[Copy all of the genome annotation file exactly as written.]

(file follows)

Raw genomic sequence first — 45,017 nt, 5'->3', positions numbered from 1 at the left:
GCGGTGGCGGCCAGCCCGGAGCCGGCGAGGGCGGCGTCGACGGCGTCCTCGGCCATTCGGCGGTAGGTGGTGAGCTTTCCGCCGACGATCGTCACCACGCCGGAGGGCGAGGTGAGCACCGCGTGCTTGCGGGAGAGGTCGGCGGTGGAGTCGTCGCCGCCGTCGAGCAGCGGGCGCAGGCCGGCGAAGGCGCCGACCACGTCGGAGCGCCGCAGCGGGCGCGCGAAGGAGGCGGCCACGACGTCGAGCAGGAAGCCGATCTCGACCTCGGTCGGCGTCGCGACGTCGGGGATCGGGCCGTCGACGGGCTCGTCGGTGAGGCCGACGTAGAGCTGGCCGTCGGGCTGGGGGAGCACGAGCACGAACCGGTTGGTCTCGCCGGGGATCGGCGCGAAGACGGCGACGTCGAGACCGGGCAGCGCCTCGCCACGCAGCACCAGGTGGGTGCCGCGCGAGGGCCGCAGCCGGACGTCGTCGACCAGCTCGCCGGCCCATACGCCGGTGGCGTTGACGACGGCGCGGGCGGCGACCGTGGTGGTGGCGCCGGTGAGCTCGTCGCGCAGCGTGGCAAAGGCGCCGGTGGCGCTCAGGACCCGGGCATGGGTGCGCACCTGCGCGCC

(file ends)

Raw genomic sequence first — 45,017 nt, 5'->3', positions numbered from 1 at the left:
GCGGTGGCGGCCAGCCCGGAGCCGGCGAGGGCGGCGTCGACGGCGTCCTCGGCCATTCGGCGGTAGGTGGTGAGCTTTCCGCCGACGATCGTCACCACGCCGGAGGGCGAGGTGAGCACCGCGTGCTTGCGGGAGAGGTCGGCGGTGGAGTCGTCGCCGCCGTCGAGCAGCGGGCGCAGGCCGGCGAAGGCGCCGACCACGTCGGAGCGCCGCAGCGGGCGCGCGAAGGAGGCGGCCACGACGTCGAGCAGGAAGCCGATCTCGACCTCGGTCGGCGTCGCGACGTCGGGGATCGGGCCGTCGACGGGCTCGTCGGTGAGGCCGACGTAGAGCTGGCCGTCGGGCTGGGGGAGCACGAGCACGAACCGGTTGGTCTCGCCGGGGATCGGCGCGAAGACGGCGACGTCGAGACCGGGCAGCGCCTCGCCACGCAGCACCAGGTGGGTGCCGCGCGAGGGCCGCAGCCGGACGTCGTCGACCAGCTCGCCGGCCCATACGCCGGTGGCGTTGACGACGGCGCGGGCGGCGACCGTGGTGGTGGCGCCGGTGAGCTCGTCGCGCAGCGTGGCAAAGGCGCCGGTGGCGCTCAGGACCCGGGCATGGGTGCGCACCTGCGCGCC